No illusions of love for Asia's N-powers
By Mark Tully
(CNN) -- This weekend the President of Pakistan and the Prime Minister of India meet within the shadow of the Taj Mahal in an attempt to improve relations between their two countries, bedeviled by the dispute over Kashmir.
It's their first meeting since the Pakistani President came to power in a military coup and since Pakistani infiltrators were forced to retreat from positions they had occupied in the Kargil sector on the Indian side of the line of control in Kashmir.
International attention is focused on the summit because of fears that the tension between Indian and Pakistan could lead to nuclear conflict.
Itís remarkable but true that Atal Behari Vajpayee Indiaís first Prime Minister from the right wing Hindu nationalist Bharatiya Janata Party,or BJP, which has always taken a hard line on anything to do with Pakistan, should want to go down in history as the man who made peace with his hostile neighbor.
Some therefore argue that if any two leaders can make a breakthrough, itís Vajpayee, representing as he does the hardliners, and the Pakistani President General Pervez Musharraf representing as he does the army, where real power lies in Pakistani.
But is there any room for optimism about their meeting in Agra beyond that?
When Vajpayee first issued his invitation and Musharraf accepted, it was fashionable to be optimistic, but as both sides blew hot and cold in the days that followed Indian and Pakistani commentators, filling the pages of the newspapers daily with their speculation, became less confident.
Now itís clear that Vajpayee will be no nearer achieving his ambition at the end of the summit unless he is prepared to acknowledge that there is a dispute over Kashmir and it must be resolved.
Musharrraf canít return home with anything less if heís not to be accused of a sell-out. It shouldnít be difficult for Vajpayee to concede that. But it is because the Indian opposition as well as the BJP maintain that there is no dispute that Kashmir is an integral part of India.
The Simla agreement which restored the relationship between the two countries after the Bangladesh war acknowledges there is a dispute and if a suitable form of words could be found then it should be possible to produce a statement which satisfies both sides this time.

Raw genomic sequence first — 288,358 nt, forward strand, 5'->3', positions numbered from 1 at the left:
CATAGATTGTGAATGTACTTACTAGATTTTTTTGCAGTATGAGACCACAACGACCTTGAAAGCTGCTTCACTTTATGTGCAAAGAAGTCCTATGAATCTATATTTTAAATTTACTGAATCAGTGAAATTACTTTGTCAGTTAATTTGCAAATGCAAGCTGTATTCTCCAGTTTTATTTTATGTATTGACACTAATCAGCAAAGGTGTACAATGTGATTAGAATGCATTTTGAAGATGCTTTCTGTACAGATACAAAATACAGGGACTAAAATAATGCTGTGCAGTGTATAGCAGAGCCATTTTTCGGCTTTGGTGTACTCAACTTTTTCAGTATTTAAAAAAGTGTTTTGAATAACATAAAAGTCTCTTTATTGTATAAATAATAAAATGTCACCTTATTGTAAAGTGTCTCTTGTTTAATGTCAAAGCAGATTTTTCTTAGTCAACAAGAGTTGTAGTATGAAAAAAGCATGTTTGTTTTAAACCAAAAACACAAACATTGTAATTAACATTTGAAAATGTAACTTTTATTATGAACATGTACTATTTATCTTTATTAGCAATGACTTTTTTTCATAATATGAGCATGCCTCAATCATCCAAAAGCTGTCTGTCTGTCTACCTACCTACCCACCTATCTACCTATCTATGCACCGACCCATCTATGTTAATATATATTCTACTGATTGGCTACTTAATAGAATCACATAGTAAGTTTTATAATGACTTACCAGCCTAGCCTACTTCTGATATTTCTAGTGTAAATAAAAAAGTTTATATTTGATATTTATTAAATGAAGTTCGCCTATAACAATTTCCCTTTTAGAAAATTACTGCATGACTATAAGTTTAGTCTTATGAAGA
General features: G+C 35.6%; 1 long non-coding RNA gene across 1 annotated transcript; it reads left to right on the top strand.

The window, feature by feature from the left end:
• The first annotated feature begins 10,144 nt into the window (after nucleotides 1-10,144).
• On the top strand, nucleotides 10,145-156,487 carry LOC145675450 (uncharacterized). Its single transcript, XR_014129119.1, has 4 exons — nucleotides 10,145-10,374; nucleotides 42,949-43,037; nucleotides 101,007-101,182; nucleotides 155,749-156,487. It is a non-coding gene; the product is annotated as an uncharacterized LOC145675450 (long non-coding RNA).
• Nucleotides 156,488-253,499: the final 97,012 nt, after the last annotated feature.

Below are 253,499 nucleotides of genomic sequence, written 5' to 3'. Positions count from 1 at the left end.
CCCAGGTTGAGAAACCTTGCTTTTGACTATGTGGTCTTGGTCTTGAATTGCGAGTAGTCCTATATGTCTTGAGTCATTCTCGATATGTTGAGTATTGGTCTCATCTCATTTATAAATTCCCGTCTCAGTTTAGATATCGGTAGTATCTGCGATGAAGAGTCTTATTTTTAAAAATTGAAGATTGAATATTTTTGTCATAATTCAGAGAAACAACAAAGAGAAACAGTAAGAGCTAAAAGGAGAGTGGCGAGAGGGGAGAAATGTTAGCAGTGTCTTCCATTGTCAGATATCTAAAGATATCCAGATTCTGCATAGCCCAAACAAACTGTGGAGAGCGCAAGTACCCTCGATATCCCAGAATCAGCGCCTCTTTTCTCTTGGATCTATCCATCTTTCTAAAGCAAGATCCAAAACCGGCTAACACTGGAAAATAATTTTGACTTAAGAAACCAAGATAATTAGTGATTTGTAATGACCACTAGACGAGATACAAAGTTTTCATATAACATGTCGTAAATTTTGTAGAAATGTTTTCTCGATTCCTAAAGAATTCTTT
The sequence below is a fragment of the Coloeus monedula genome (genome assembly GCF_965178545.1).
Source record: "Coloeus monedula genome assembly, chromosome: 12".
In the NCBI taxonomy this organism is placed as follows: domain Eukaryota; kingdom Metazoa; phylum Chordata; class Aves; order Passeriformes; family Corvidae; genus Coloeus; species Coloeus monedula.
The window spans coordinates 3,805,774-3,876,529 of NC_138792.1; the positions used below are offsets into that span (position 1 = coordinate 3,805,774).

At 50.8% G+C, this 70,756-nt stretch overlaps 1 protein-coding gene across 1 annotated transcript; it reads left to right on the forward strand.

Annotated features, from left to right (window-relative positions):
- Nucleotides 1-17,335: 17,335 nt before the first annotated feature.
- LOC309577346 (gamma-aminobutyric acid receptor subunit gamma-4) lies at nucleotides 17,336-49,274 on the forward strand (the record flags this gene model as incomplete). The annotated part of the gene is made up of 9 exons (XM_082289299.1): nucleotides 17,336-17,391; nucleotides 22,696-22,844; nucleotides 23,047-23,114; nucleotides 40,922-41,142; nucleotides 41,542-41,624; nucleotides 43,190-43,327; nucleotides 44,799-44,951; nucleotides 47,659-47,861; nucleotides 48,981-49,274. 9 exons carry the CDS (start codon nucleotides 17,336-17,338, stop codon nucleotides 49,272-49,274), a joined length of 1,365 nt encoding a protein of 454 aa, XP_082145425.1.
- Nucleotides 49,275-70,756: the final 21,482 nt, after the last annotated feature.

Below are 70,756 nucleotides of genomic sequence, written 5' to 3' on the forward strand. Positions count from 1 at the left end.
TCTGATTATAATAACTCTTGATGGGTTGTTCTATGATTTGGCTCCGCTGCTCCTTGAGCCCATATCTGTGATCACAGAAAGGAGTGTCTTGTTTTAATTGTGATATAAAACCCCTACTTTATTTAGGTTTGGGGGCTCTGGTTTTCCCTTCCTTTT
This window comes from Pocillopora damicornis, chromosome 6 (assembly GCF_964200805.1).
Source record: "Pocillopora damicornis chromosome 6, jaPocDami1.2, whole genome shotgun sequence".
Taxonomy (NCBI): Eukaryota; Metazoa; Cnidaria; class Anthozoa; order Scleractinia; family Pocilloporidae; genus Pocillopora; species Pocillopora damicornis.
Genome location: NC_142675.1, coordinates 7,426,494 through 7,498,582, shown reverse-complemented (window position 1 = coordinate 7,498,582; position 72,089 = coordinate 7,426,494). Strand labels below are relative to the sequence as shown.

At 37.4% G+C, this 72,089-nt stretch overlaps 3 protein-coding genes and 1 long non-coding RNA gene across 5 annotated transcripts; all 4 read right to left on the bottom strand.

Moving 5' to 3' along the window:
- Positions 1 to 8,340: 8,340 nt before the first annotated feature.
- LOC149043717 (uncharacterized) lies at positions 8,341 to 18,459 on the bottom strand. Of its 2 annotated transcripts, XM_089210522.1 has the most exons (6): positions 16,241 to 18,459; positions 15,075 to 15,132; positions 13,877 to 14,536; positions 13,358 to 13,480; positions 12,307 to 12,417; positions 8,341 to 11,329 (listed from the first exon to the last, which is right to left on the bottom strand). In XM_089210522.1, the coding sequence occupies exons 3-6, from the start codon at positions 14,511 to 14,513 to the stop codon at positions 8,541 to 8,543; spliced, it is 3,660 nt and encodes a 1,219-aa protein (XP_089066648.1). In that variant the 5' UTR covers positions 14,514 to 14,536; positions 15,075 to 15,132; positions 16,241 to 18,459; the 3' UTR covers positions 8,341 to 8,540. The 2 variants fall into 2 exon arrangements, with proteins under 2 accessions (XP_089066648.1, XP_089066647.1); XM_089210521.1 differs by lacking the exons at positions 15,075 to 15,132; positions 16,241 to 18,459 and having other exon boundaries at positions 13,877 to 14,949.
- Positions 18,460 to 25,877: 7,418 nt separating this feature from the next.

From that beginning the two leaders could move onto improving the situation on the ground in Kashmir, but for that to happen Vajpayee will need assurances form Musharraf that he will curb the separatists who infiltrate across the line of control to fight the Indian security forces.
The decision to send the Indian Director General of Military Operations to Pakistan indicates that Vajpayee believes there is a possibility of force reduction and confidence building measures nuclear and non-nuclear.
In particular the summit could be the beginning of the end of troop deployment on the Siachen glacier, where Indian and Pakistani soldiers are eye-ball to eye-ball on the worldís highest battle ground.
Maintaining troops at that altitude costs India the equivalent of $20 million a month and itís been calculated that Pakistani taxpayers stump up $20 for each chapatti their soldiers eat.
Withdrawal from Siachen has been almost agreed twice before, and would not only boost exchequers but army morale too on both sides. More than three thousand soldiers have died on Siachen, many from illnesses caused by the high altitude.
Although neither leaders will admit it this summit is at least in part a response to pressure from America which believes the hostility between the two nuclear nations makes this probably the most dangerous area in the world.
India, perhaps in response to American pressure, has announced several measures to lessen the tension between the two countries and to make travel between them easier.
There is even a suggestion of a bus service across the line of control in Kashmir for the first time.
All this may be welcomed internationally, but such is the suspicion on both sides that Pakistan sees the measures as attempts to persuade Pakistanis of the advantages of living peacefully and putting an ultimate solution to the Kashmir problem on the back-burner.
Itís the suspicion on both sides that will be hardest for Vajpayee and Musharraf to overcome if the summit is not to end merely with an agreement to continue talking.
Jaw, jaw is better than war war, but America will tell both countries thatís not good enough because they are effectively at war now in Kashmir, and that war could escalate.
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